Newcomers to the city may find it strange, but not too many years ago New Orleans measured the success of Carnival by a strange metric: the amount of trash picked up off city streets. In 2002, then-Mayor Marc Morial boasted that the city had set a new record by picking up 4,548,000 pounds of beads, cups, food wrappers, crawfish leavings and other Carnival refuse. The following year, in his first year in office as mayor, Ray Nagin announced that Mardi Gras would no longer be measured in tons of litter. "We're just not going to continue to reinforce that trashing the city is a good thing," Nagin said before asking, "That's how we measure success?"

  We agreed with Nagin then and we still agree: Measuring Mardi Gras in terms of trash is not a good thing. No one would measure the success of a party in their home by the amount of garbage left in their backyard. There are better ways to measure Mardi Gras' success. Here are a few:

  • Hotel occupancy. Measuring the number of visitors by hotel room rentals ("room nights" in the trade parlance) may strike some as a rough metric. It doesn't factor in the number of people in each room, for instance, and it completely excludes friends and relatives taking up residence in spare bedrooms or on air mattresses in countless living rooms. Still, it's a good measure of Carnival's economic impact. As of last week, Kelly Schulz of the New Orleans Convention & Visitors Bureau (CVB) said the CVB was still culling occupancy numbers for 2013, but she told Gambit that Mardi Gras typically brings about a million people to town.

  • Krewe membership and ridership. In Orleans and Jefferson parishes, 39 major parades rolled this season. That doesn't count Hera and Zeus, Jefferson Parish's traditional Lundi Gras parades, which canceled their rolls due to weather concerns. In 2006, as the city was just beginning to recover from Hurricane Katrina and the federal levee failures, Mardi Gras guru Arthur Hardy told CNN there were only 28 parades. Perhaps the most remarkable growth in Carnival in the years since Katrina has been the explosion in the number and variety of walking krewes, whose D.I.Y. spirit exemplifies what Carnival is all about. Traditional groups like Pete Fountain's Half-Fast Walking Club (back this year for its 53rd appearance) have been joined by wildly creative groups such as the krewes of Chewbacchus and 'tit Rex. And anyone in the French Quarter on Fat Tuesday couldn't help but see groups ranging from a few people to a few dozen people marching under banners old and new.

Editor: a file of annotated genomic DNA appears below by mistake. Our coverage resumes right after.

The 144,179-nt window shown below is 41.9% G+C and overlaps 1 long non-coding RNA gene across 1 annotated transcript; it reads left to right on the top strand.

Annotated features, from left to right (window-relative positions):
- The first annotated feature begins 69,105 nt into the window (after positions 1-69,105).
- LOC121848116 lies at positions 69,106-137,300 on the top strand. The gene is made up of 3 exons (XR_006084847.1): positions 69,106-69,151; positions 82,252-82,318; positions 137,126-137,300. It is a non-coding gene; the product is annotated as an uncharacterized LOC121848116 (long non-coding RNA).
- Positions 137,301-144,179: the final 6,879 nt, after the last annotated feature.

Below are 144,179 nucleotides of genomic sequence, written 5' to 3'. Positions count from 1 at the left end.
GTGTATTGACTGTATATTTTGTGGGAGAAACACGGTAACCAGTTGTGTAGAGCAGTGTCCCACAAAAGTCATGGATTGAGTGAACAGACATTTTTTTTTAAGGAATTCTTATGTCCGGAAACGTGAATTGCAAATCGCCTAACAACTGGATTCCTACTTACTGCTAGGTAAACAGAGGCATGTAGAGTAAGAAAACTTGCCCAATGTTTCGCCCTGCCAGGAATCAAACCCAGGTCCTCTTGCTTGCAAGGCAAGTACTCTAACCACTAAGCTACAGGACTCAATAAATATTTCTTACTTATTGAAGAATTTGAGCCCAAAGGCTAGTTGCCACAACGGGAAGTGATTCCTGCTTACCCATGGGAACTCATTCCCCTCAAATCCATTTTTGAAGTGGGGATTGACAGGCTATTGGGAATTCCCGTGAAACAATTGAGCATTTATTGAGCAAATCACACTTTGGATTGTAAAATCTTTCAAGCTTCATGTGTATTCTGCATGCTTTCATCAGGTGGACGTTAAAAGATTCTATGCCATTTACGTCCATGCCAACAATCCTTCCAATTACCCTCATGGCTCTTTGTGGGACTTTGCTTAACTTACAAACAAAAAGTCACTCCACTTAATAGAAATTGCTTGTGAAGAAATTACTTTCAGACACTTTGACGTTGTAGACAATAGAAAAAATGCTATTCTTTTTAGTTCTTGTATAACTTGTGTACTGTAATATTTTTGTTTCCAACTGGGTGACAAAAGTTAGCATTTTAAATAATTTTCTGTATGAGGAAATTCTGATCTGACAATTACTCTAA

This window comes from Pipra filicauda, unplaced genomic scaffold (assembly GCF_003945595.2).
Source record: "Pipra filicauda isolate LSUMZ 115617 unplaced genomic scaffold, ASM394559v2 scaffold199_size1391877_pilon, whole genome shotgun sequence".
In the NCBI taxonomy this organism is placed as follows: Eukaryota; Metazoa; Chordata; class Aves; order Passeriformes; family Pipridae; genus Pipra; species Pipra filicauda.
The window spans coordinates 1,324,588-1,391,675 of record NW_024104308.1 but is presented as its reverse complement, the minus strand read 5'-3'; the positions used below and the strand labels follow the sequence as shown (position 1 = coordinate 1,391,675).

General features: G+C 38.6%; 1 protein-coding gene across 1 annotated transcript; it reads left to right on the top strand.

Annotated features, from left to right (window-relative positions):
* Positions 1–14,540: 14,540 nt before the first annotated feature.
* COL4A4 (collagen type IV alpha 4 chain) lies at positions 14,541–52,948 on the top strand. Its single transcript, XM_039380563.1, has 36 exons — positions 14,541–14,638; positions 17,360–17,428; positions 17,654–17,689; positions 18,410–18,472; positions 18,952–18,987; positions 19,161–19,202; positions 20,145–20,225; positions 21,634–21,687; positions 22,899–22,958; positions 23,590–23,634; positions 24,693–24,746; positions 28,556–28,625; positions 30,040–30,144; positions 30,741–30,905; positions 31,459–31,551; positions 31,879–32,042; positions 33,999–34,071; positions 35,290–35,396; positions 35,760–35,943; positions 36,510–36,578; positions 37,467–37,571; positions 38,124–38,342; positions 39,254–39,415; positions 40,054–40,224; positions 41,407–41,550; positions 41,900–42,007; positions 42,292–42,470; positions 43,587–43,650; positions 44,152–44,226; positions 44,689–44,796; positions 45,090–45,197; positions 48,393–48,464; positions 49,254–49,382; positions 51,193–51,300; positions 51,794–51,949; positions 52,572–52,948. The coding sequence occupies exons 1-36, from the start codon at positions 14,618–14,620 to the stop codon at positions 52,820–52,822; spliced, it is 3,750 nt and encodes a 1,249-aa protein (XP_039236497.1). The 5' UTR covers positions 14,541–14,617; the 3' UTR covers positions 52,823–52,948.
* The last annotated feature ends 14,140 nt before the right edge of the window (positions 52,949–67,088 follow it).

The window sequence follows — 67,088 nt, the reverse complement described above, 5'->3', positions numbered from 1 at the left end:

• Overall economic impact. Trying to figure out just how much money Mardi Gras brings to the city is something economists can only estimate, but this year those rough totals are even more difficult to measure because Super Bowl XLVII was sandwiched between two weeks of Carnival fun. And, of course, personal economic impact is even more variable; a person who sells beer is more likely to see it than a person who sells antiques. Final economic impact estimates are forthcoming, but all the numbers in the world don't outweigh personal experience for New Orleanians.

  • Beauty. One of the most important aspects of Carnival is also the most unquantifiable: its beauty. New Orleans puts on Mardi Gras for the sheer pleasure of doing so. That fact was in ample evidence this year, from the glittering parade displays (see Rex Duke's™ assessment of this year's parades, p. 27) to the breathtaking suits of the Mardi Gras Indians. Beauty mixed with wit abounded as usual in the Faubourg Marigny, which has become Costume Central for locals on Fat Tuesday. In fact, it's tough to find revelers who are not in creative costumes between Franklin and Esplanade avenues. Beauty also can be found along suburban parade routes, where costumes and floats may not be as glittery, but Mardi Gras tradition lives on every time someone hands a child his or her first string of colorful beads. It's all beautiful, and it's all Mardi Gras.

  By whatever measure, we hope this year's Mardi Gras was memorable. And now, with two weekends of Carnival and one extremely successful Super Bowl behind us, it's time for New Orleans to take a little rest. Not for too long — spring is almost here, and that brings festival season. We never stop celebrating for long, and we thank goodness for that.